Tuesday, May 29, 2007
This weekend the FT ran an item on the BBC’s business news coverage. It followed a report by the BBC Trust into the failings of the networks business news. Business news has always been a bit of a Cinderella on the BBC, although with the exclusion of the dedicated business news networks (like CNBC and Bloomburg) there is the impression that none of them take it all that seriously.
I undertook a quantitative study a couple of years back for one of the BBC’s news channel competitors and my recollections are that the BBC’s news coverage was comparative in length, although tended towards a greater use of repeated items.
If I have a current frustration it is the lack of macro-economic coverage on current networks. Possibly this reflects an increasing interest on my part however I am of the opinion that there are some major shifts in the economic structure of the world (like China), pressures on prices and net impact on inflation. These for me are the important issues particularly if accompanied by comment from some of the many insightful commentators working in association with City of London.
One of these structural changes is the shift in economic power towards the City of London over the past couple of years. Has the BBC mirrored this shift? I think not, and has it failed to reflect the professional interests of the increasing number of people involved in this sector?… I think it has.
As an aside, I concur with the reports highlighting the sycophantic interview with Bill Gates. He was talking about the launch of Vista (and not about his charity work) and deserved to the tackled on issues like the rise of Google, Microsoft’s depressed share price and the organisations future strategy.
Posted by Michael Blowers at 10:02 a.m.
Friday, May 25, 2007
Yesterday morning I had a call out the blue from someone at Channel 5 (UK) News asking if I would comment on ‘the Big Brother story’. My RSS feeds had not mentioned anything so in an attempt to sound in touch I blurted ‘so they have pulled the plug on them…?” Frankly, I was ill prepared and it must have shown. The understanding lady from Channel 5 News said she had looked at our corporate site and was not sure if it was our thing. (Defeated) I kinda’ agreed and said I would have a chat with some people in the PR industry and get someone to call her with a suitably informed comment.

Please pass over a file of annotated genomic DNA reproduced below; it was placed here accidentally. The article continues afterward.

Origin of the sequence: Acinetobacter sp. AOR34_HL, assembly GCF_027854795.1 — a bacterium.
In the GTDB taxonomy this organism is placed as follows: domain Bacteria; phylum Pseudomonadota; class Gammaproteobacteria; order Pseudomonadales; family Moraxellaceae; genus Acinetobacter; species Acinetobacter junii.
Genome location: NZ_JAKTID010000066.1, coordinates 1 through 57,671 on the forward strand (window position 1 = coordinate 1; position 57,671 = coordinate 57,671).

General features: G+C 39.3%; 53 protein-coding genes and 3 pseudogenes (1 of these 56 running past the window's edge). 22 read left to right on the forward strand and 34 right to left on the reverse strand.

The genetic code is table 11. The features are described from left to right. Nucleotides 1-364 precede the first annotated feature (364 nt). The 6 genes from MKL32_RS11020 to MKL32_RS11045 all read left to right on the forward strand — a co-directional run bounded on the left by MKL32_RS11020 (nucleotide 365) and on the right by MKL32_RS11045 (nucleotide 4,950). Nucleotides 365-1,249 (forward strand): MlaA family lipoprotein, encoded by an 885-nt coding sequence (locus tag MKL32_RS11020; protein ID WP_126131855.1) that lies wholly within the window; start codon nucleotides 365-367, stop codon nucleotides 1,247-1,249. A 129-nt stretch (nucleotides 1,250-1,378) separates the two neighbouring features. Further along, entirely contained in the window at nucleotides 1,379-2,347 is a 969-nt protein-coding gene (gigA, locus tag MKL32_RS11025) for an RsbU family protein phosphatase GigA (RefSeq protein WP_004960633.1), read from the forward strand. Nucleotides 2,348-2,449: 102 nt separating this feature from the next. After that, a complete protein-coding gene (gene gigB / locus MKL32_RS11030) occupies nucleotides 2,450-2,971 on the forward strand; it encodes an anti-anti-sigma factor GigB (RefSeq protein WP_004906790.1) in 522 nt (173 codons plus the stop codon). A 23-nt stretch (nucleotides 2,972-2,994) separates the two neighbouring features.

Then last night I watched a commentator on BBC News 24 on the subject making all sorts of curious deductions on the Ofcom ruling (even suggesting at one point it was an IFA ruling); and it all got me to be thinking that I should have persisted and volunteered more forcefully. I even got to queue up some soundbites: ‘when you live by the sword, you must die by it’…..‘wasn’t this what Big Brother has been trying to engineer all these years...?’ On reflection, possibly fate dealt me a fortuitous hand.
Posted by Michael Blowers at 3:20 p.m.
Tuesday, May 15, 2007
A really interesting essay has been posted on the PR2.0Universe website written by John Holmes of the Holmes Report regarding how PR missed its chance in the first internet revolution and the challenges which lie ahead if it is to extend its influence against the wave of consumer generated comment.